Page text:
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World Trade Center Base Jumpers Surrender, Face Felony Charges

Image: World Trade Center Base Jumpers Surrender, Face Felony Charges James Brady, left, and Andrew Rossig.

By Nick Sanchez   |   Tuesday, 25 Mar 2014 12:17 PM

Four men accused in September of jumping off the country's tallest building, 1 World Trade Center in downtown New York City, turned themselves in Monday to face charges of felony burglary, as well as multiple misdemeanors.

The development comes on the heels of another security breach at the structure March 16, when a 16-year-old New Jersey boy slipped past security guards and climbed to the top of the tower. As the former site of the 9/11 terrorist attacks, both incidents have raised questions about the building's security, The Associated Press reported.

The daredevils, James Brady, Andrew Rossig, Marko Markovich, and Kyle Hartwell, ages 27-33, were charged with a class-D felony for third-degree burglary, and class-A misdemeanors for both second-degree reckless endangerment and jumping from a structure.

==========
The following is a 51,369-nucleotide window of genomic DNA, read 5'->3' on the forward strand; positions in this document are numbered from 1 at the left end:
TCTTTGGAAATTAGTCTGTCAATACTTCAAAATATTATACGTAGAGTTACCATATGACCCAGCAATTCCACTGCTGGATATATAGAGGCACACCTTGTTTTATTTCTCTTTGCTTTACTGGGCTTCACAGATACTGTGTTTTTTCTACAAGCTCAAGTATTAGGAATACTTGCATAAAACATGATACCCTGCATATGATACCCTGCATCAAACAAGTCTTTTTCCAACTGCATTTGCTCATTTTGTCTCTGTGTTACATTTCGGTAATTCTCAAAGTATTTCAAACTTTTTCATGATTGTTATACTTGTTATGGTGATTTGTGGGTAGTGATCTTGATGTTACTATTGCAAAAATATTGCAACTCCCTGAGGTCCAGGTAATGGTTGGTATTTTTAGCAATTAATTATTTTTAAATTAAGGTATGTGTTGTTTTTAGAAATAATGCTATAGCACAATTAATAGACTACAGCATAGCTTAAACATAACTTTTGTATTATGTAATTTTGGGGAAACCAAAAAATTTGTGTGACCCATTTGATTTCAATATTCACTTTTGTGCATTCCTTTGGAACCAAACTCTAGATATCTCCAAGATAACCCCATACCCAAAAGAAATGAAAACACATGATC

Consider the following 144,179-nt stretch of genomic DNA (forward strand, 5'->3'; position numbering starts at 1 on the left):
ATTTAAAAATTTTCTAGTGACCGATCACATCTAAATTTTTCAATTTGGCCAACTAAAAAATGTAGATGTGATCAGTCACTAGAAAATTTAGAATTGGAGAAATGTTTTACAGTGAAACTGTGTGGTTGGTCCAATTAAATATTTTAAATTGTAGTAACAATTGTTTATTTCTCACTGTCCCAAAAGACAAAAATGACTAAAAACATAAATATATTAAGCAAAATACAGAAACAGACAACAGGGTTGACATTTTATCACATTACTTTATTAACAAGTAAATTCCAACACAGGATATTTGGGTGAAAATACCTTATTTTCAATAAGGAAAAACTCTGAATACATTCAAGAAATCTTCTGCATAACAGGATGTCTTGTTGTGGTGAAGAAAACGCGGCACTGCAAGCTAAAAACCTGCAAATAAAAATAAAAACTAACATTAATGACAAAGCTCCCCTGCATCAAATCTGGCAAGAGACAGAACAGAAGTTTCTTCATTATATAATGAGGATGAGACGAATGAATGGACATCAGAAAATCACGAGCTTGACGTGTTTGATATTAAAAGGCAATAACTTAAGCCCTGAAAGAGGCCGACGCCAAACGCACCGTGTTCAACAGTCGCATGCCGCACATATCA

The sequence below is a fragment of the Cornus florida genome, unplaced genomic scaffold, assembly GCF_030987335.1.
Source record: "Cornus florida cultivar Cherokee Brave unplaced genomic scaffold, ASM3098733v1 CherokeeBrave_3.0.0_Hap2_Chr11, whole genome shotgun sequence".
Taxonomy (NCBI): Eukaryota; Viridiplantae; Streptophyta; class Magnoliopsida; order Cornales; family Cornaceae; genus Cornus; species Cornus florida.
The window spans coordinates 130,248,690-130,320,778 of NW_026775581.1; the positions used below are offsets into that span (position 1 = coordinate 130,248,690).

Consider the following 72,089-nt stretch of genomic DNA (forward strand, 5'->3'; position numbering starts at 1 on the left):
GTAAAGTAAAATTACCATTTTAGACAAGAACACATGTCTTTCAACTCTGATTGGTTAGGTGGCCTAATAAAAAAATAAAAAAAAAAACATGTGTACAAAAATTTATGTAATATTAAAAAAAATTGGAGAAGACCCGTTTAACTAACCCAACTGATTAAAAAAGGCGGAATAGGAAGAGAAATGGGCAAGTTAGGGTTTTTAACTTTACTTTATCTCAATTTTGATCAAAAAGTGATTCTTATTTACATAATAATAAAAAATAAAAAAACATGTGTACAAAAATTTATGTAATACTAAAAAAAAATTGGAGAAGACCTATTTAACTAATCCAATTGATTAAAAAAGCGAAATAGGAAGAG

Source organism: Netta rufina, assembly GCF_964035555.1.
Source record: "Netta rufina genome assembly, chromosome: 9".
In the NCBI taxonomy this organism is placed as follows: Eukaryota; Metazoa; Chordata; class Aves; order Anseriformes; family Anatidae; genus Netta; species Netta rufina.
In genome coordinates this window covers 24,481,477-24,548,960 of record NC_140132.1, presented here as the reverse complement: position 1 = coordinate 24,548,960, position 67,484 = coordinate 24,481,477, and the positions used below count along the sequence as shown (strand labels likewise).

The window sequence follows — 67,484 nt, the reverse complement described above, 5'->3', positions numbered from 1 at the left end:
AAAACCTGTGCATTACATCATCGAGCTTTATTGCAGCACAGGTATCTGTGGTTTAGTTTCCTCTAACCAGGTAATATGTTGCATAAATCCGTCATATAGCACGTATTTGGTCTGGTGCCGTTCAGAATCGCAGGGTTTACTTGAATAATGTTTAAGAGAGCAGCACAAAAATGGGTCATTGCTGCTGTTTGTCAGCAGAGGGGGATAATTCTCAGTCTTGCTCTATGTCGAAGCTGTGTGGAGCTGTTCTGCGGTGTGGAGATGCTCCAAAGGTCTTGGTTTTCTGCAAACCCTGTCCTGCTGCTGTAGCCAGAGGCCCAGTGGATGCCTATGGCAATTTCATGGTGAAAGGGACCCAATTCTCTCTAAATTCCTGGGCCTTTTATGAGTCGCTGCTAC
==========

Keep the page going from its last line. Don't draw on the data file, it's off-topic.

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The extreme sport known as BASE jumping stands for "building, antenna, span or earth"— all the things one can jump off of and land safely using a parachute to break the fall.

Rossig described the jump as "very exhilarating" on the way to the police precinct, according to the AP. "It's a fair amount of free-fall time. You really get to enjoy the view of the city and see it from a different perspective."

Conversely, The Port Authority joined the NYPD in condemning the sky dive as a "lawless and selfish act that clearly endangered the public."

Police Commissioner William Bratton said the arrest should send a message to all thrill seekers that their interests do not exempt them from the law.

"One of the jumpers worked construction at the WTC and violated the spirit of respect and reverence for this sacred site that almost all connected with the WTC project feel," the agency added.

Commissioner Bratton said surveillance camera footage was used to track down the men in what became a six-month investigation.

All they had to go on was "a little snippet of video" of "someone landing on the West Side Highway with a parachute around 4 a.m.," Bratton told New York’s WABC-TV.

Despite eventual plans for $40 million worth of security measures like barriers and checkpoints, the men got onto the building by climbing through a gap in the fence – the same way the 16-year-old got up there just two weeks ago.

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